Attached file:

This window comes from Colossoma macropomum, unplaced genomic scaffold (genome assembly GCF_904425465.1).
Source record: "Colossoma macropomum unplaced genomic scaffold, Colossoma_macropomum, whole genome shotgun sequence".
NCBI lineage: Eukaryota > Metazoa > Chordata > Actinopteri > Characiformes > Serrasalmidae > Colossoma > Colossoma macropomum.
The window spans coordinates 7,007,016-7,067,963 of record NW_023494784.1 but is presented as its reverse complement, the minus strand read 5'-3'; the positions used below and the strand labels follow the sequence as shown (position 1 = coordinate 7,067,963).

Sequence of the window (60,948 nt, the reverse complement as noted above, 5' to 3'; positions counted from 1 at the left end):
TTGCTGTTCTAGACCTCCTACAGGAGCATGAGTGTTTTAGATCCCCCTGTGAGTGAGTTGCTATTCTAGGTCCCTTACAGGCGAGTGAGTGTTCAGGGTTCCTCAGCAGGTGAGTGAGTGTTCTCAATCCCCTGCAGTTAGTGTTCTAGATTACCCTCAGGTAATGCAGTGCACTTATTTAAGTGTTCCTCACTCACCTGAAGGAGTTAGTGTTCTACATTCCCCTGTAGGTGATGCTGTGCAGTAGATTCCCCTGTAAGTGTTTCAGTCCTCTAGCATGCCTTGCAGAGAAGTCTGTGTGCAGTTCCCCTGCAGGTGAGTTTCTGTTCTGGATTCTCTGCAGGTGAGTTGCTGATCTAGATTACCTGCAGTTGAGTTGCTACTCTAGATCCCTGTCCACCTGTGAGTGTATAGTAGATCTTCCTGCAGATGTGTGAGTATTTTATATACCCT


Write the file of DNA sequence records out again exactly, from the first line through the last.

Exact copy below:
This window comes from Colossoma macropomum, unplaced genomic scaffold (genome assembly GCF_904425465.1).
Source record: "Colossoma macropomum unplaced genomic scaffold, Colossoma_macropomum, whole genome shotgun sequence".
NCBI lineage: Eukaryota > Metazoa > Chordata > Actinopteri > Characiformes > Serrasalmidae > Colossoma > Colossoma macropomum.
The window spans coordinates 7,007,016-7,067,963 of record NW_023494784.1 but is presented as its reverse complement, the minus strand read 5'-3'; the positions used below and the strand labels follow the sequence as shown (position 1 = coordinate 7,067,963).

Sequence of the window (60,948 nt, the reverse complement as noted above, 5' to 3'; positions counted from 1 at the left end):
TTGCTGTTCTAGACCTCCTACAGGAGCATGAGTGTTTTAGATCCCCCTGTGAGTGAGTTGCTATTCTAGGTCCCTTACAGGCGAGTGAGTGTTCAGGGTTCCTCAGCAGGTGAGTGAGTGTTCTCAATCCCCTGCAGTTAGTGTTCTAGATTACCCTCAGGTAATGCAGTGCACTTATTTAAGTGTTCCTCACTCACCTGAAGGAGTTAGTGTTCTACATTCCCCTGTAGGTGATGCTGTGCAGTAGATTCCCCTGTAAGTGTTTCAGTCCTCTAGCATGCCTTGCAGAGAAGTCTGTGTGCAGTTCCCCTGCAGGTGAGTTTCTGTTCTGGATTCTCTGCAGGTGAGTTGCTGATCTAGATTACCTGCAGTTGAGTTGCTACTCTAGATCCCTGTCCACCTGTGAGTGTATAGTAGATCTTCCTGCAGATGTGTGAGTATTTTATATACCCT